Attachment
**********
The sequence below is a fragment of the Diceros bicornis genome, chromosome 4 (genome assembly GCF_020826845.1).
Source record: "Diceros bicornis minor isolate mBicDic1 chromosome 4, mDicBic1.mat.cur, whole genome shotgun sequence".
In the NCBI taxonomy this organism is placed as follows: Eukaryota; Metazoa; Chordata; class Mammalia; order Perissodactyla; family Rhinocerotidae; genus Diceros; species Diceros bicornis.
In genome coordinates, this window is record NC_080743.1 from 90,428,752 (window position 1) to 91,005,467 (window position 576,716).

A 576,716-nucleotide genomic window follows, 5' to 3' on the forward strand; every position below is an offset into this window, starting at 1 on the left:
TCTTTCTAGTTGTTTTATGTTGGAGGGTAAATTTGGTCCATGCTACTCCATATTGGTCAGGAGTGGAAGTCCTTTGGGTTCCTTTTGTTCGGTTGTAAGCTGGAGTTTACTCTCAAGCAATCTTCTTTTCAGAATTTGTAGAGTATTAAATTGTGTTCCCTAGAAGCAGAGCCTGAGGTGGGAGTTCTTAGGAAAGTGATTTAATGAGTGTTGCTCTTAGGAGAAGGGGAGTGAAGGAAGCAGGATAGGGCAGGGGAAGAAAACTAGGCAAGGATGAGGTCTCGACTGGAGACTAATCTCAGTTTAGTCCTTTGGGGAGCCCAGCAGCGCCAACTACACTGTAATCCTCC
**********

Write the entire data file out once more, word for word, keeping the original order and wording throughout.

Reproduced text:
The sequence below is a fragment of the Diceros bicornis genome, chromosome 4 (genome assembly GCF_020826845.1).
Source record: "Diceros bicornis minor isolate mBicDic1 chromosome 4, mDicBic1.mat.cur, whole genome shotgun sequence".
In the NCBI taxonomy this organism is placed as follows: Eukaryota; Metazoa; Chordata; class Mammalia; order Perissodactyla; family Rhinocerotidae; genus Diceros; species Diceros bicornis.
In genome coordinates, this window is record NC_080743.1 from 90,428,752 (window position 1) to 91,005,467 (window position 576,716).

A 576,716-nucleotide genomic window follows, 5' to 3' on the forward strand; every position below is an offset into this window, starting at 1 on the left:
TCTTTCTAGTTGTTTTATGTTGGAGGGTAAATTTGGTCCATGCTACTCCATATTGGTCAGGAGTGGAAGTCCTTTGGGTTCCTTTTGTTCGGTTGTAAGCTGGAGTTTACTCTCAAGCAATCTTCTTTTCAGAATTTGTAGAGTATTAAATTGTGTTCCCTAGAAGCAGAGCCTGAGGTGGGAGTTCTTAGGAAAGTGATTTAATGAGTGTTGCTCTTAGGAGAAGGGGAGTGAAGGAAGCAGGATAGGGCAGGGGAAGAAAACTAGGCAAGGATGAGGTCTCGACTGGAGACTAATCTCAGTTTAGTCCTTTGGGGAGCCCAGCAGCGCCAACTACACTGTAATCCTCC